Changes in agronomy drive changes in weeds, and as rotations and cultivation change, growers must be ready to minimise weed populations.
He therefore points out the importance of getting the message of identifying weeds out to people at the early stages, where there is still time to control populations that could become problematic.
Although ryegrass has a similar biology to blackgrass, Mr Cussans explains that its practical management is more challenging to control.
Cultural methods, such as delayed drilling and spring cropping, help reduce its impacts, but not to the same extent as controlling blackgrass.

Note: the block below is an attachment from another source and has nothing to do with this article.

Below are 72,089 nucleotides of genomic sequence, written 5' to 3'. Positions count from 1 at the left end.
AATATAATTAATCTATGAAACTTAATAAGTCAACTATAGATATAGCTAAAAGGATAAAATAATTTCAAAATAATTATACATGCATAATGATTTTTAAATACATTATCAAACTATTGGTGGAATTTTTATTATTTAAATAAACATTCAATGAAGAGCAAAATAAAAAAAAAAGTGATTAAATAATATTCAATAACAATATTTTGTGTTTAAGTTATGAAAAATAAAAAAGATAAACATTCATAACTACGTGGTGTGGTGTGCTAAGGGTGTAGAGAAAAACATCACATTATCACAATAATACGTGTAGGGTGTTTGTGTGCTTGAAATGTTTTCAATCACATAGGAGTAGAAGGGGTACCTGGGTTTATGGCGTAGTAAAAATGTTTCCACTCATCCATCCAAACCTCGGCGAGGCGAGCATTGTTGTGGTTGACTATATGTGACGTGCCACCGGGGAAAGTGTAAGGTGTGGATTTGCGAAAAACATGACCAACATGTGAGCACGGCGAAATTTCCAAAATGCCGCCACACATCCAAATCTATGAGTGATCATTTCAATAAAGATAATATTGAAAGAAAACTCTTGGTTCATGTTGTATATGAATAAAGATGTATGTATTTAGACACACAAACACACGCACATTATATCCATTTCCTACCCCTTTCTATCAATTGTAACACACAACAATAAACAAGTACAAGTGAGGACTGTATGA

This is because ryegrass seeds reproduce more effectively, germinate differently and can tolerate being buried for longer periods of time due to their larger seeds.
Hand-roguing or spraying patches of the weed should take place in early June to prevent the weed from going to seed.
Farms growing ryegrass leys as a part of their rotation should pay particular attention to preventing seed production and spread.
Stuart Kevis, BASF business development manager, highlights the importance of an effective and sustainable chemical control strategy.
He says that the pre-emergence herbicide Crystal provides a successful start to grassweed programmes as it contains 60g/litre flufenacet and 300g/litre pendimethalin.
“Crystal is a consistent, reliable performer that gives growers a good solid start to grassweed control,” he says.
Mr Kevis states that combinations or sequences with the actives such as Tri-allate and Diflufenican would further increase